Friends, opposites Polk & Brown battle for job
One spot. Two guys.
Two very, very different guys.
After LeSean McCoy and second-year running back Dion Lewis, there’s a competition brewing for the third and final running back position.
Bryce Brown vs. Chris Polk. These two guys have become good friends since meeting at rookie camp in mid-May but are opposites in plenty of ways.
“I think we complement each other,” Polk said. “He’s a shifty, really explosive, really fast running back and I’m the kinda slower but tough yards, physical and all that.
And it’s very likely only one will make the team.
They’re not just opposites in terms of their style of play either. Brown’s story is truly unique. He started his career at Tennessee but after rushing for 460 yards with a 4.6 average as a freshman, he transferred to Kansas State, where he sat out the 2010 season because of NCAA rules and then left the team after just one game and three carries last year.
Brown played in just 13 college games and has barely played at all in his last two seasons but was still a seventh-round draft pick.
“He’s probably a little less than familiar with anything,” offensive coordinator Marty Mornhinweg said.
How about Polk? Well, maybe he had too much college experience. He played all four seasons at Washington, where he ran for 4,049 yards and 26 touchdowns on 799 carries and caught 79 passes. Polk has had two surgeries on his left shoulder, which is seemingly the reason he fell from an early-round hopeful to a non-drafted player.
“It feels great. No discomfort. I haven’t hurt it yet,” Polk said about his shoulder on Friday, as he turned to knock on his wooden locker. “I’ve played with it for over three years now. I’m used to it.”
Brown knows he hasn’t had as much experience as Polk. He just says it doesn’t matter all that much now that they’re both in the NFL fighting for a roster spot.
“That’s not even a concern as far as what we’re doing here,” Brown said. “My college career doesn’t reflect what we’re doing. His college career doesn’t reflect what we’re doing. Our coaches don’t care about our college careers. They got us because they feel like we can contribute to this football team.”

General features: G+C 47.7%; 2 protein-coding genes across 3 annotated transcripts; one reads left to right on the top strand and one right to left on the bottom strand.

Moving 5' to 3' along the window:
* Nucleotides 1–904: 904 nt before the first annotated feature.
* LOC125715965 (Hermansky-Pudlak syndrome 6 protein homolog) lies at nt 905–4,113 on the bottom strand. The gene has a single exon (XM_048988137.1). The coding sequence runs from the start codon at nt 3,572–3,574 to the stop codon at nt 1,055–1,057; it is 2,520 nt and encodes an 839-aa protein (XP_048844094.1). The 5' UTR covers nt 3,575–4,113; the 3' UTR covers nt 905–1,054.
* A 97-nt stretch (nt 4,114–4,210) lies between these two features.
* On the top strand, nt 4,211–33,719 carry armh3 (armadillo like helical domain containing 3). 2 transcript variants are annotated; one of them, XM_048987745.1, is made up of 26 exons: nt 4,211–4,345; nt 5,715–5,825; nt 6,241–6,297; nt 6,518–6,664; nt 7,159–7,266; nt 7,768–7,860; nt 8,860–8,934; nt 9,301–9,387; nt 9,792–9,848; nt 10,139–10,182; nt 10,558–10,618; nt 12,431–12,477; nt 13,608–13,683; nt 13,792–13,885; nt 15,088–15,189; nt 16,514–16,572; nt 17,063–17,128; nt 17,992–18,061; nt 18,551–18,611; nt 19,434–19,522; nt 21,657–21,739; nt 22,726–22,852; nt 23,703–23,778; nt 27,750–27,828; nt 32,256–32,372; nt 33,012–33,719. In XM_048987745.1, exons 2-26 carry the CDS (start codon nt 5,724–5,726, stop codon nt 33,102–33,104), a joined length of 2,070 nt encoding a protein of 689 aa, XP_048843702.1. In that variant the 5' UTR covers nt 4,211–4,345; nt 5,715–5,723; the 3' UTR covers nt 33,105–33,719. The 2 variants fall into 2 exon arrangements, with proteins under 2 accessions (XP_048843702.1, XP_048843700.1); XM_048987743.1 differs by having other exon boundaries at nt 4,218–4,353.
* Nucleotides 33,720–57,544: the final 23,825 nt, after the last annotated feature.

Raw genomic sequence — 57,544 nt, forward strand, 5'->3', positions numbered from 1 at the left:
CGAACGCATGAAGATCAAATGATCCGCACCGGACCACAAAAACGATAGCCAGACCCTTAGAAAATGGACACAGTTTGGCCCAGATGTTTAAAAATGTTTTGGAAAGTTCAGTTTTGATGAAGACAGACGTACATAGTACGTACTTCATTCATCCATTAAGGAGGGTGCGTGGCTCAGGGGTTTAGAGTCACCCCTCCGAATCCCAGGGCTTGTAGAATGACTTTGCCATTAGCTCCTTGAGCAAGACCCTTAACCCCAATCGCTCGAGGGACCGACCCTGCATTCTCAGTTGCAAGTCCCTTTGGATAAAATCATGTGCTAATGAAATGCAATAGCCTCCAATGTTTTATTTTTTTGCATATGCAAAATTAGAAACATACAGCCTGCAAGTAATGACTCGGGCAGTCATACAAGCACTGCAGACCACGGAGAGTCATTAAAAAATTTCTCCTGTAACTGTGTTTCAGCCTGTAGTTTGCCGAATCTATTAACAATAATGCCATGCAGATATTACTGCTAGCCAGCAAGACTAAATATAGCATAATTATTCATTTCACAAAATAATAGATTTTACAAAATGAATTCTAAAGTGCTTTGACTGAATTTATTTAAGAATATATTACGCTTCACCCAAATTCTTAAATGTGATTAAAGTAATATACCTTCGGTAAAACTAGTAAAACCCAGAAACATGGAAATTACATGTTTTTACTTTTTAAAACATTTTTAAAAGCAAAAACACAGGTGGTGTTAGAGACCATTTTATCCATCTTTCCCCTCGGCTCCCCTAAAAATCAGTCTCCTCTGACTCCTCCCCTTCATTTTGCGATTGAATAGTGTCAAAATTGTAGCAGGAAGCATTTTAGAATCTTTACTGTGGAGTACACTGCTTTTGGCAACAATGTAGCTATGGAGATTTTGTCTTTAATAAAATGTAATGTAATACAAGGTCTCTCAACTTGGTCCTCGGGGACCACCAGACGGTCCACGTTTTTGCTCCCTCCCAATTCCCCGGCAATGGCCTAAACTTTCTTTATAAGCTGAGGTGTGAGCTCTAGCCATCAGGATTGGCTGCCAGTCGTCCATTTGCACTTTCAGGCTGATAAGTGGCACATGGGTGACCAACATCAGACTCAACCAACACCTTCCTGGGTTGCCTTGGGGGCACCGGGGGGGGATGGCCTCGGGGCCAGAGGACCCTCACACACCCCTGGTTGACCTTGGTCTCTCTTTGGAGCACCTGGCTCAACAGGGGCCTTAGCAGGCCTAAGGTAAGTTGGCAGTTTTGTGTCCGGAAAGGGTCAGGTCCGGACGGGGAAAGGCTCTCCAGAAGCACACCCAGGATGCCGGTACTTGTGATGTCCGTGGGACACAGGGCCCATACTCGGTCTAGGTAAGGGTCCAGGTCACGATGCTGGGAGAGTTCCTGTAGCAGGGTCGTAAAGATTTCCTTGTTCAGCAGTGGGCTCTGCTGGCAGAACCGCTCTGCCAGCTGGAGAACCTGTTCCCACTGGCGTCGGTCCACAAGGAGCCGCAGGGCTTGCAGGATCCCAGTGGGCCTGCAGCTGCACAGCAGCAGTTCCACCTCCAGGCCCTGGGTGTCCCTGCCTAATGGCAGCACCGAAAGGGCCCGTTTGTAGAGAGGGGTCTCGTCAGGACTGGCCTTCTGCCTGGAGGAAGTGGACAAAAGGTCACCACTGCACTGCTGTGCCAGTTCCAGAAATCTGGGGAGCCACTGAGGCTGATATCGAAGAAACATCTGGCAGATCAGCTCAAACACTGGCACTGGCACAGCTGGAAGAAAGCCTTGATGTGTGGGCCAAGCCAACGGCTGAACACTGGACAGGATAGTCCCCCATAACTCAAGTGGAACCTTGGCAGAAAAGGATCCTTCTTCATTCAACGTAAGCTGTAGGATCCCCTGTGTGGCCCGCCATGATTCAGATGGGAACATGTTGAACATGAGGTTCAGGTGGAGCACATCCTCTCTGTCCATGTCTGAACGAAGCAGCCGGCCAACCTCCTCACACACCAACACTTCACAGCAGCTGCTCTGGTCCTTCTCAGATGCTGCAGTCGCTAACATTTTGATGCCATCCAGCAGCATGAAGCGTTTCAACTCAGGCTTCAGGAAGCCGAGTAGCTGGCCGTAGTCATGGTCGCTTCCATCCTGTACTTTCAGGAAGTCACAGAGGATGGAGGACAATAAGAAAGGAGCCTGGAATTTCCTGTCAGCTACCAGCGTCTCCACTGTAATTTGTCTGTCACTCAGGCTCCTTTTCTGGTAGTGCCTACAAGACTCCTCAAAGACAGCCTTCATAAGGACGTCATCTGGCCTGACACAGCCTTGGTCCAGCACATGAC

While Brown and Polk are competing for a job, they have become very good friends too. Polk said he’s the goofier one, while Brown is the more serious of the two. They’re even opposites off the field.
“We are pretty close,” Brown said. “We hang out a lot. As far as competing, that’s natural. I think everyone should compete. I think it makes everybody better.
“As far as making the team and all that, I think we’re both confident in that. We just want to do what we can to help the team win.”
But it’s a question of what
each can do to help the team.
Polk is certainly the more physical of the two, at least for now. He has the college experience and when asked what skill of his might help him make the team the most, he responded quickly: “blocking.”
On Friday morning, Mornhinweg said there has been some thought of making Polk a lead blocker, almost like a fullback. Being a lead blocker wouldn’t be something new for Polk, either. He said he filled that role quite often at Washington as a lead blocker for quarterback Jake Locker. Locker, now with the Tennessee Titans, rushed for nearly 2,000 yards during his college career.
“I could [lead block]. I did it for Jake when he was at college,” Polk said. “Whatever they want me to do, I’m gonna do. I’m trying to make the team.”
While Polk has had a ton of experience blocking, Brown hasn’t. In fact, he said before he came to the Eagles, he had never really blocked before. He wasn’t used in that capacity during his brief collegiate career. He especially had never been involved in pass protection.
“This is a learning process for me,” he said. “I’ve never done it before.”
The biggest thing Brown said he had to learn – and is still learning – is being able to read defenses. He said that reading defenses and blocking go hand in hand. If he’s able to read the D, he can adjust and know where they’re going to be and block them.
But what Brown does bring is a great athletic skill set. "He’s a big, strong, fast man," Mornhinweg said.
“I haven’t played football in a long time, so it’s a learning process,” Brown said. “The first year is the hardest for everyone. Everything is a work in progress.”E-mail Dave Zangaro at firstname.lastname@example.org